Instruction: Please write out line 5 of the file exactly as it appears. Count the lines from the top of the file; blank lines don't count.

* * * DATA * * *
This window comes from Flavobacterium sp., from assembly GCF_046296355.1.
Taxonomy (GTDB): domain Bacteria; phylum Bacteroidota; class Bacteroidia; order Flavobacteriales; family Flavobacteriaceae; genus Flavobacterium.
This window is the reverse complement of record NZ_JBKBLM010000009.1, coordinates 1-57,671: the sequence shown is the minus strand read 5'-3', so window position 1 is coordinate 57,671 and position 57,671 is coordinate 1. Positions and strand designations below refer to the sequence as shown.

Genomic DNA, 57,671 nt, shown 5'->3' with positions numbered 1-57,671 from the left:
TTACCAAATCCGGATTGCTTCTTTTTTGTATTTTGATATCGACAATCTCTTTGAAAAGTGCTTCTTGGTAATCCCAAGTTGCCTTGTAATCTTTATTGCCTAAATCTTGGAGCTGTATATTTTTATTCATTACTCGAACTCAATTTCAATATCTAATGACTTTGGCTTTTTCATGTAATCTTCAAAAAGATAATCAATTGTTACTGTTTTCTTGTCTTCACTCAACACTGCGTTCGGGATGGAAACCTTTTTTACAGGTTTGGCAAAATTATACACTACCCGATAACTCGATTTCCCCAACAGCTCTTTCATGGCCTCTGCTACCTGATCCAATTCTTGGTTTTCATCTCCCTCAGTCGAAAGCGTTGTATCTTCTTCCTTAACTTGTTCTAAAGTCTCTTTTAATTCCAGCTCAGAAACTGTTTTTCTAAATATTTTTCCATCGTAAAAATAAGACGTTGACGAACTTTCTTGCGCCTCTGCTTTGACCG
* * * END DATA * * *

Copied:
TTACCAAATCCGGATTGCTTCTTTTTTGTATTTTGATATCGACAATCTCTTTGAAAAGTGCTTCTTGGTAATCCCAAGTTGCCTTGTAATCTTTATTGCCTAAATCTTGGAGCTGTATATTTTTATTCATTACTCGAACTCAATTTCAATATCTAATGACTTTGGCTTTTTCATGTAATCTTCAAAAAGATAATCAATTGTTACTGTTTTCTTGTCTTCACTCAACACTGCGTTCGGGATGGAAACCTTTTTTACAGGTTTGGCAAAATTATACACTACCCGATAACTCGATTTCCCCAACAGCTCTTTCATGGCCTCTGCTACCTGATCCAATTCTTGGTTTTCATCTCCCTCAGTCGAAAGCGTTGTATCTTCTTCCTTAACTTGTTCTAAAGTCTCTTTTAATTCCAGCTCAGAAACTGTTTTTCTAAATATTTTTCCATCGTAAAAATAAGACGTTGACGAACTTTCTTGCGCCTCTGCTTTGACCG